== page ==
It’s some of the easiest money I’ve ever made as a freelance writer. When you couple this with the fact that a lot of it can be pre-scheduled, it can literally take minutes per day to complete.*
Yesterday, I received the following email from a fellow freelance writer asking about strategy – as in, how to come up with one for a new client for which she’d already accepted the gig.
Following is our back and forth conversation. It’ll give you some insight into what it takes to come up with an effective social media marketing strategy. FYI, some details have been changed/omitted to protect this freelancer’s privacy.
I Need an Actual Social Media Marketing “Strategy” for My Client: Help!
Good Morning, Yuwanda,
This is a longshot email, but I need help…fast! Do you happen to know where I can view an “actual” social media strategy? All I’ve been able to find online are descriptions, guides, discussions, etc.
Having no experience in this area, I was asked to create one for a new client. Being that I am working on diversifying my services, I accepted the gig (and the 50% deposit), but what I submitted isn’t what the client was looking for. She says that my document was more of a guide and she was hoping for “…the actual strategy, listing what each post should be”.
If I could take a look at a real-life SM strategy, I’m sure I can hit the mark. You and I have communicated a few times in the past and I don’t expect you to remember me, but I know you’ve been in the game for a long time and I’m just hoping against hope that you can steer me to where I can read an actual strategy.
Either way, thanks for taking the time to read this, Yuwanda, and have a blessed day!
The short answer is, it depends on what the client’s actual end goals are. For example, is it to increase website conversion; grow their presence (get more likes, tweets, pins, etc.); create brand awareness; get more foots into their brick-and-mortar presence from their online efforts? So ask this first.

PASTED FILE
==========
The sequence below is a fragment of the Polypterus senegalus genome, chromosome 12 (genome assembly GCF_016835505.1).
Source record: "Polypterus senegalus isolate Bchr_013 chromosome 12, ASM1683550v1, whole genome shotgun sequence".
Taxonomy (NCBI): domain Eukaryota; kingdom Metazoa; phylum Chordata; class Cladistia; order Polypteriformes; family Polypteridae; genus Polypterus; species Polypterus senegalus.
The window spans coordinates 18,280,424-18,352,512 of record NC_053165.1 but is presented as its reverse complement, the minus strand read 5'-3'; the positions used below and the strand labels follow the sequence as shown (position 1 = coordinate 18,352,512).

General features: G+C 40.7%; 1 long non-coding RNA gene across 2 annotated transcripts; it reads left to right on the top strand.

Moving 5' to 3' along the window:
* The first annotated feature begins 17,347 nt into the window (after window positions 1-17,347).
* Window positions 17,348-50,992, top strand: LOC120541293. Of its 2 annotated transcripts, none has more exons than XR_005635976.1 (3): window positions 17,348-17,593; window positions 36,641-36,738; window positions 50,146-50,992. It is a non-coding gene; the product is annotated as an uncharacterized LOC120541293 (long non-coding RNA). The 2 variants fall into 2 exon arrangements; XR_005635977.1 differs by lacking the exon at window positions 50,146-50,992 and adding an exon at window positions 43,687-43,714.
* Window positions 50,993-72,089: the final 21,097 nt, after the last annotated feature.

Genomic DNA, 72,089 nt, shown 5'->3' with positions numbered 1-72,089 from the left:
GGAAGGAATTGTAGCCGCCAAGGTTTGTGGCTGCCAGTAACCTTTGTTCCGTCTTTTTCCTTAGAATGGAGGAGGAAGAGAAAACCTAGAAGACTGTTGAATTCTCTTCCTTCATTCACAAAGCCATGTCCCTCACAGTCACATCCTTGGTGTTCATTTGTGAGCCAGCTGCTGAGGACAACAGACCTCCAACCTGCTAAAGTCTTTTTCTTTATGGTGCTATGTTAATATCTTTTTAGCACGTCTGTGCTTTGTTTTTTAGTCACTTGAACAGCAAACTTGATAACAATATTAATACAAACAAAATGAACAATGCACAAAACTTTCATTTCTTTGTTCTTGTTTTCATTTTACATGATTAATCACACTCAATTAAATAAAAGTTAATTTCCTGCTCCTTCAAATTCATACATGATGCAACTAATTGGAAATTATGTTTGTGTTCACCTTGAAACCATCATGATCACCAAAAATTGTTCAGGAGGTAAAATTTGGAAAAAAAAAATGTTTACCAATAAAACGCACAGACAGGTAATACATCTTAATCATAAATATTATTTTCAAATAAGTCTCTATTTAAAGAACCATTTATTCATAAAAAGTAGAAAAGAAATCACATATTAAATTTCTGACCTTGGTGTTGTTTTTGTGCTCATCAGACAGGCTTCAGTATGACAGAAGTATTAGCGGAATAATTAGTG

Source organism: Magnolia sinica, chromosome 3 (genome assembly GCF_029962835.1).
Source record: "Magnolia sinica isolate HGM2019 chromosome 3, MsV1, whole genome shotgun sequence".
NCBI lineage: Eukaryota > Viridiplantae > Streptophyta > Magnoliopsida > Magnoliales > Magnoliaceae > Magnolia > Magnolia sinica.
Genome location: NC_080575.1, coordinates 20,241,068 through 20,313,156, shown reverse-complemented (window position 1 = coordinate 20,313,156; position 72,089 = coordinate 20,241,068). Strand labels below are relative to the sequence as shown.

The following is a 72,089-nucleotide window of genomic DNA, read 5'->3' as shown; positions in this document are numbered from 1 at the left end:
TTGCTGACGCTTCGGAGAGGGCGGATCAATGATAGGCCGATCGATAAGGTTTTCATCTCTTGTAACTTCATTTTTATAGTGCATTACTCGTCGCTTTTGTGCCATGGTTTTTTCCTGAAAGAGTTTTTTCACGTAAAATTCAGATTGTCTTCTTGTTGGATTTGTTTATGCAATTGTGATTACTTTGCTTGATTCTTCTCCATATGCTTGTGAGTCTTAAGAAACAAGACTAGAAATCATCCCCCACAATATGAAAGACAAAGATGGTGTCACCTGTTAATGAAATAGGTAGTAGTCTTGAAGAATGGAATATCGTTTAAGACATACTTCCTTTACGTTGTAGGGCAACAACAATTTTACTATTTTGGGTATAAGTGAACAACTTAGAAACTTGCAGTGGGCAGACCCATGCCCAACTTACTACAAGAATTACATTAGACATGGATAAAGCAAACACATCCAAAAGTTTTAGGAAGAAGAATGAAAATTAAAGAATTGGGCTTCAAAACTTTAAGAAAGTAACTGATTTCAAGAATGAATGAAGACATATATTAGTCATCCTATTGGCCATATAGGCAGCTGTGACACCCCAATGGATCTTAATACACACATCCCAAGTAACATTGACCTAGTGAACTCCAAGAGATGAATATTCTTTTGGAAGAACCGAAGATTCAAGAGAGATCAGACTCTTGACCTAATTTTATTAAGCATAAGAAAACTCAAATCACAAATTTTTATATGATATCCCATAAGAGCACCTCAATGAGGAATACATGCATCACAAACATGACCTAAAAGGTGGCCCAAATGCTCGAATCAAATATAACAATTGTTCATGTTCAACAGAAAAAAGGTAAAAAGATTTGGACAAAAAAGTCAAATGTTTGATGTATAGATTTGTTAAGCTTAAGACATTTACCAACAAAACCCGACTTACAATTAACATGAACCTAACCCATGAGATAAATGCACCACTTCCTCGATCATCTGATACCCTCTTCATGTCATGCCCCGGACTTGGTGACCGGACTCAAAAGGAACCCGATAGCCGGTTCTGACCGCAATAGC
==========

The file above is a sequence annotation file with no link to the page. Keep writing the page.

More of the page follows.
And if a client says, “Well all of that, of course.” Then you have to explain to them that each goal requires a different strategy — eg, a different kind of content, a different kind of call to action, etc. So they have to be very clear about what their SPECIFIC goal is. Then and only then can you come up with an effective strategy.
Also, you’ll need to know what timeframe you’re working with. Social media is a long-range game. Depending on where they are right now, you may see some traction right away, but let them know not to expect miracles.
The problem I’ve seen with most clients is they don’t want to stick with it. So make sure your client has reasonable expectations — and with tracking mechanisms, it’s very easy to show them results. But again, make sure they’re not expecting unrealistic results (and what’s unrealistic varies, eg, by industry, competition, where they are now in their SMM efforts, BUDGET, timeframe, etc.).
Hope this insight helps, and good luck!
P.S.: Don’t give out to much info — eg, a step-by-step plan — UNLESS they’ve already hired you. This is rare, but some clients will take the specific strategy you’ve composed for the and either do it themselves, or hire someone cheaper to implement it (and if you’ve put together a specific plan just for them, you’ve done some research — so don’t give that away for free). Just a heads up!
Second Email Exchange